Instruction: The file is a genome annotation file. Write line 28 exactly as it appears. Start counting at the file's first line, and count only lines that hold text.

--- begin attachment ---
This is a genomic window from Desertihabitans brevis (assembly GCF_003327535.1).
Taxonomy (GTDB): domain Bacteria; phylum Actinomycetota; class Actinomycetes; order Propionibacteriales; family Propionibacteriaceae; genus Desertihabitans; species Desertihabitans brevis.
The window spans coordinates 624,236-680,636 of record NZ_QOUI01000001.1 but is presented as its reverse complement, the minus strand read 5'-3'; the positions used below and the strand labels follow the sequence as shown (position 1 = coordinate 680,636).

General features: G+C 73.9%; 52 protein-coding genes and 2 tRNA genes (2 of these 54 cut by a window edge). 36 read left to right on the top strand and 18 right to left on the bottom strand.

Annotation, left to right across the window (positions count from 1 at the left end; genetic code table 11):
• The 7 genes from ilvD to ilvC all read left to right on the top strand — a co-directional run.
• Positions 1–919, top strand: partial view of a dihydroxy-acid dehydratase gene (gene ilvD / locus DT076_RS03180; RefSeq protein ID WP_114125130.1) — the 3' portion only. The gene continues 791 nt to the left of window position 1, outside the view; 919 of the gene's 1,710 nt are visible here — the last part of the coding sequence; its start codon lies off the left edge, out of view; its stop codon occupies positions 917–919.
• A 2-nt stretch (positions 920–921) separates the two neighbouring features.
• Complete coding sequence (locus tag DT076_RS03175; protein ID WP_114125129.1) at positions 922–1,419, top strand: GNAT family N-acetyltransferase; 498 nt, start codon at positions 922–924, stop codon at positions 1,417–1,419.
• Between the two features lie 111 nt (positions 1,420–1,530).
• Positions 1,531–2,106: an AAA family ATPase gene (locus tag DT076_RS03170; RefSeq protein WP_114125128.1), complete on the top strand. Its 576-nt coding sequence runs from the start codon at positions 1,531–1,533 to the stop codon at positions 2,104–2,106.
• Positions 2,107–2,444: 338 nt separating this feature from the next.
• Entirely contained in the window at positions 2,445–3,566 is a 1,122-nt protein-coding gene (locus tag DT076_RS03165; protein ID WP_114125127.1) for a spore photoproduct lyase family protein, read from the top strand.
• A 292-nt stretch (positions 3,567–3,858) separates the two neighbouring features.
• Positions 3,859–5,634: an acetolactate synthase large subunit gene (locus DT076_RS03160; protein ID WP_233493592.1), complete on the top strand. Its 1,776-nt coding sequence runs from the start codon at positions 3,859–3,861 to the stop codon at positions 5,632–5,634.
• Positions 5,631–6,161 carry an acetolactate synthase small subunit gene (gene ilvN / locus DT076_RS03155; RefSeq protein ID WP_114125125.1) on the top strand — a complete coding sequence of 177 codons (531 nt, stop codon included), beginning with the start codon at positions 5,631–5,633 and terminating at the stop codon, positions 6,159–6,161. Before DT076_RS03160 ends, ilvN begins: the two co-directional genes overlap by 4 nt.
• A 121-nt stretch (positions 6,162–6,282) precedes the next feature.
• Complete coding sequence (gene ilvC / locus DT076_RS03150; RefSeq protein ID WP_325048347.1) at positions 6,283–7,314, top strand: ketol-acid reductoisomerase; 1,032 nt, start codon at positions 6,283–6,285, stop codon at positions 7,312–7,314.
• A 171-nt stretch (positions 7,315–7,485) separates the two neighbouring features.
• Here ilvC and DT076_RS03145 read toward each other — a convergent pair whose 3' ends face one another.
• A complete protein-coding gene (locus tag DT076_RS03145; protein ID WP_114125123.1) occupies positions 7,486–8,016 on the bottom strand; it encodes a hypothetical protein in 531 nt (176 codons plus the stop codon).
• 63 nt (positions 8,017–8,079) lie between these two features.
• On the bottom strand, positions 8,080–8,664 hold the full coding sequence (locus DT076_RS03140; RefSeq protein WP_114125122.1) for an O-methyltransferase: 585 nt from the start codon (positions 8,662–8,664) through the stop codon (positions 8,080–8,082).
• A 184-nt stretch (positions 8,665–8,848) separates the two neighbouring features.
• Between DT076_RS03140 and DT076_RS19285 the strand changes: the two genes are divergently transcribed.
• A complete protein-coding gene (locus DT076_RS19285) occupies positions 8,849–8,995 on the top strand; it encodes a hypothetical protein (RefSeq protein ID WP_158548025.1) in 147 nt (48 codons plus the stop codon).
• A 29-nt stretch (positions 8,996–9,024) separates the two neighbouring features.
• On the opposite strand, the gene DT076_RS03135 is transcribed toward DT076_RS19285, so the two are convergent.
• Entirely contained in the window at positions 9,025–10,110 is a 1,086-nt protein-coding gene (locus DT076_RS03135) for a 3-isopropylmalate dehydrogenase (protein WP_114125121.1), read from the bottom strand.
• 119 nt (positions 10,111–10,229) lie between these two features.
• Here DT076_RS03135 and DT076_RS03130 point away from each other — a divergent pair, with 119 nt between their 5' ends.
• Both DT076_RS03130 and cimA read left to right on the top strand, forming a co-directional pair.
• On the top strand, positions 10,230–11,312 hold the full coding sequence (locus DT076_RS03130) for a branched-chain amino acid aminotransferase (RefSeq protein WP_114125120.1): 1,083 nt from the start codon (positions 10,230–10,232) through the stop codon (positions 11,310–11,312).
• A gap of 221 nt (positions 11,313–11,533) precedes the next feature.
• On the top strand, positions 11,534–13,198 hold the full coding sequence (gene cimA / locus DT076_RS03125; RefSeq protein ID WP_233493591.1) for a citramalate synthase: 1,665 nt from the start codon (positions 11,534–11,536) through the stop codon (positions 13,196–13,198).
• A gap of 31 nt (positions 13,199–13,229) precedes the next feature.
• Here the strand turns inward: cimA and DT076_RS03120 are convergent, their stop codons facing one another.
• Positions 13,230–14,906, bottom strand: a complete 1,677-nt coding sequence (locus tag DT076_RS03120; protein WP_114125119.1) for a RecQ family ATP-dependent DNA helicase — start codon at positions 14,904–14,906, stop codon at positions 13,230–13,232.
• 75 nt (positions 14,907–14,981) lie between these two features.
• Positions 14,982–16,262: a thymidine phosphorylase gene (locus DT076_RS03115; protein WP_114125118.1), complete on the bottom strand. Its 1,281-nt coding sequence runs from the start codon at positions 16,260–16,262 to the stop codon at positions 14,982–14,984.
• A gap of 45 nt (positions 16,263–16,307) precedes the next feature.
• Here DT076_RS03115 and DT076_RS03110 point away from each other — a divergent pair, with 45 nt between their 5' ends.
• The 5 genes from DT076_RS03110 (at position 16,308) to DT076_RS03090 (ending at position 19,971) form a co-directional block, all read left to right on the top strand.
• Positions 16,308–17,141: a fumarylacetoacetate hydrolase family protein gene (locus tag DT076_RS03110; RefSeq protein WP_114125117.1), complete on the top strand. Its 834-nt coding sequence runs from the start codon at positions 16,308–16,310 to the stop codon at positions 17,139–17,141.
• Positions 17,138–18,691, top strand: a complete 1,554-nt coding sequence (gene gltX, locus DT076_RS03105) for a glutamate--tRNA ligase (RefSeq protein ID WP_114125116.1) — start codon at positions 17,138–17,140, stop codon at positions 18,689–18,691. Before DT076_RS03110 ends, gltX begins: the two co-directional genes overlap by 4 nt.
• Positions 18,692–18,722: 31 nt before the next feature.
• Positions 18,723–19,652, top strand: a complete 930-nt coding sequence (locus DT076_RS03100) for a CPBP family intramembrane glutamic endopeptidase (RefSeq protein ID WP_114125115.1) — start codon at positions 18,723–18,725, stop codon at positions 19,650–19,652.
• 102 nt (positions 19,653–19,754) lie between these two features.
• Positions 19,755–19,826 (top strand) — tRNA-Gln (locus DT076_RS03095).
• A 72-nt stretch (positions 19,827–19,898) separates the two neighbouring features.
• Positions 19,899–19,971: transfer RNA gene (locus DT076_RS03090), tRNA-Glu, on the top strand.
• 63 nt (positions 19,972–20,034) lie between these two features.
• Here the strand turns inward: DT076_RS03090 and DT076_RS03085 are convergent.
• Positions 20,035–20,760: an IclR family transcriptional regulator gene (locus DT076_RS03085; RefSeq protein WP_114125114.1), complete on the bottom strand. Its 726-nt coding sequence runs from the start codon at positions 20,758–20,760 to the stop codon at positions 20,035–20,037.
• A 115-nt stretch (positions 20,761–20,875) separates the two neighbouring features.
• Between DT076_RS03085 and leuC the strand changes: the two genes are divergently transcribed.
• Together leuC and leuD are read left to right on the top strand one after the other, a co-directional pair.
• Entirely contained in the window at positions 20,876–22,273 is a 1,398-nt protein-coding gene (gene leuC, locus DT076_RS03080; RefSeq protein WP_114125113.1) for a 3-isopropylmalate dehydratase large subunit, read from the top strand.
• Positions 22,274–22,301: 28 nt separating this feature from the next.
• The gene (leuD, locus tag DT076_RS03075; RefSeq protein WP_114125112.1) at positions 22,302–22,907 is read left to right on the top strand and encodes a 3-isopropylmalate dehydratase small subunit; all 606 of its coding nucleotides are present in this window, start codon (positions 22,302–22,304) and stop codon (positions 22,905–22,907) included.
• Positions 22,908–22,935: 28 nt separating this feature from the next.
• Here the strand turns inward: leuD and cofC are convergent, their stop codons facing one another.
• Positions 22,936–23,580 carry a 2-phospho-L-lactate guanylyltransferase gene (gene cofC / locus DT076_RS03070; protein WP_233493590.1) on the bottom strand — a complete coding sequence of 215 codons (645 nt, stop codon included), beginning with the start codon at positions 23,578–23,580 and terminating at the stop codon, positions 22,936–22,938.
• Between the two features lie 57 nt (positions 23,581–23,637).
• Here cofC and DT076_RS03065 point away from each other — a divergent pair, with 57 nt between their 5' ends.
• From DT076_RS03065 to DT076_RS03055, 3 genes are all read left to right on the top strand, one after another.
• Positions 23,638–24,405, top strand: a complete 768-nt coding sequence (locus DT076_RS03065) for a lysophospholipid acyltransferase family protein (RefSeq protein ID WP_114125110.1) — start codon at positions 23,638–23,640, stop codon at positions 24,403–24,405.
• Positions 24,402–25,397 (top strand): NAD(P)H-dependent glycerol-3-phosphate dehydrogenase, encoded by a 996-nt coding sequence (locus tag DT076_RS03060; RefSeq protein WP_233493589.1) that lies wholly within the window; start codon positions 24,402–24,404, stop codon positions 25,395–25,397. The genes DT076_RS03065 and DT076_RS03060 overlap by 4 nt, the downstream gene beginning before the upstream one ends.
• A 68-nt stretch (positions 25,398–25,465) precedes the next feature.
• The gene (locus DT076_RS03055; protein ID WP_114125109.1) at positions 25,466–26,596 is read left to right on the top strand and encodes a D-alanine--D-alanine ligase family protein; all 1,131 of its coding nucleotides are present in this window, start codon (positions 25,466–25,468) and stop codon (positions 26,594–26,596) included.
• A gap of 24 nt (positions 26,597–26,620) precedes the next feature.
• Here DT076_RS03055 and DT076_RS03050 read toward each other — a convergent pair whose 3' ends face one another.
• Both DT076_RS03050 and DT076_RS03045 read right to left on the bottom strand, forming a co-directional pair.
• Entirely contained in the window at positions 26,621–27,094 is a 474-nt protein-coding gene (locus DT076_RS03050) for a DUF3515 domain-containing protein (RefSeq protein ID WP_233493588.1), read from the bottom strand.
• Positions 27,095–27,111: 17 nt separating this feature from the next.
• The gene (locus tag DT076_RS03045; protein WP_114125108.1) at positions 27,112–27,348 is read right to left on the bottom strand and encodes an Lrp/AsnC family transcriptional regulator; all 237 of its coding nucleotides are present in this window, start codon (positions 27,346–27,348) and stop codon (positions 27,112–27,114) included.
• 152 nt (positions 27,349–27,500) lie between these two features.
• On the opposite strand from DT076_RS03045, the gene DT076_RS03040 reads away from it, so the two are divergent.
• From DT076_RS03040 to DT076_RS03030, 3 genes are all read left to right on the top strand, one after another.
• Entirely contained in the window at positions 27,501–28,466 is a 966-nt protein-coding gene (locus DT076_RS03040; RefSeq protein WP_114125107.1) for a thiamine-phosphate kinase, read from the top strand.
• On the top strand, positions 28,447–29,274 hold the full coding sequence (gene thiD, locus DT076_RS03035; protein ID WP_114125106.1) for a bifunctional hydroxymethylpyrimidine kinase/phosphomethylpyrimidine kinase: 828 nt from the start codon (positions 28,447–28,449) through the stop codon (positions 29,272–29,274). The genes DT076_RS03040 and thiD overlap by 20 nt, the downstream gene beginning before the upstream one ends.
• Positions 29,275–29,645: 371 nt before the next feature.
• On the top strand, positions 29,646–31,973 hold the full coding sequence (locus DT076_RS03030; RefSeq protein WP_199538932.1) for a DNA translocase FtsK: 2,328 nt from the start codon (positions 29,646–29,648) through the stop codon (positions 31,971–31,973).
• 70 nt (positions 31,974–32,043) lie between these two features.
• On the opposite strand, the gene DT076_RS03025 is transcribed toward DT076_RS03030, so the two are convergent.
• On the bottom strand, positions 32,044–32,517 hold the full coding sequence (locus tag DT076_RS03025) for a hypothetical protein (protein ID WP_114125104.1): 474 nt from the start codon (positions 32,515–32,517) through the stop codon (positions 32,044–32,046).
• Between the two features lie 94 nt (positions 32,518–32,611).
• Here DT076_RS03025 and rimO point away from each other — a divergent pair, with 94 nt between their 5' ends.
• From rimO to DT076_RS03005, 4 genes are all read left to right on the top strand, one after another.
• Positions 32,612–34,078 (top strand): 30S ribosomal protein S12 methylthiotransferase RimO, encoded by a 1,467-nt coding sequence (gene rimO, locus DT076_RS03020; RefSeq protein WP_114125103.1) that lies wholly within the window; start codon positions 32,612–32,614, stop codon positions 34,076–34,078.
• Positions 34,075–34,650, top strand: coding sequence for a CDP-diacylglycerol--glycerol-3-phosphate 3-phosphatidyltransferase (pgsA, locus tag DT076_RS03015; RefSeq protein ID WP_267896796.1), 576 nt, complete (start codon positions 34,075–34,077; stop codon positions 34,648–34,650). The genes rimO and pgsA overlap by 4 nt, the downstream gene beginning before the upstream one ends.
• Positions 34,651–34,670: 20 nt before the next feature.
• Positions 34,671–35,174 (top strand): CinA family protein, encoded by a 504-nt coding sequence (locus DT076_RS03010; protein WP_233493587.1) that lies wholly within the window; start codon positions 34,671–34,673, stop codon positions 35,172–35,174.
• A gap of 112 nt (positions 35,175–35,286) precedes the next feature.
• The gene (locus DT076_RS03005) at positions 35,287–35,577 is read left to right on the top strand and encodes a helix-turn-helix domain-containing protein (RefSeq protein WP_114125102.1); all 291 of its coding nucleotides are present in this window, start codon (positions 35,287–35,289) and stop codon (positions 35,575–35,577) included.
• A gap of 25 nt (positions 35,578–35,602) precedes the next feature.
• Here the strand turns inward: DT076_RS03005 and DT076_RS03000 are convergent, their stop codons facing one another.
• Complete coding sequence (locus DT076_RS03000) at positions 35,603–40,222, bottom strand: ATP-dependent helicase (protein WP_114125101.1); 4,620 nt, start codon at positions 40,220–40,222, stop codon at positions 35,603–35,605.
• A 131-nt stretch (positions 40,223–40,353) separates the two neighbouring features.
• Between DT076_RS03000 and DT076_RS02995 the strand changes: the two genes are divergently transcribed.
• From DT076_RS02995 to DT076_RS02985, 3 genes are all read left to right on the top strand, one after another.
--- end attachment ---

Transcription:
• On the opposite strand, the gene DT076_RS03135 is transcribed toward DT076_RS19285, so the two are convergent.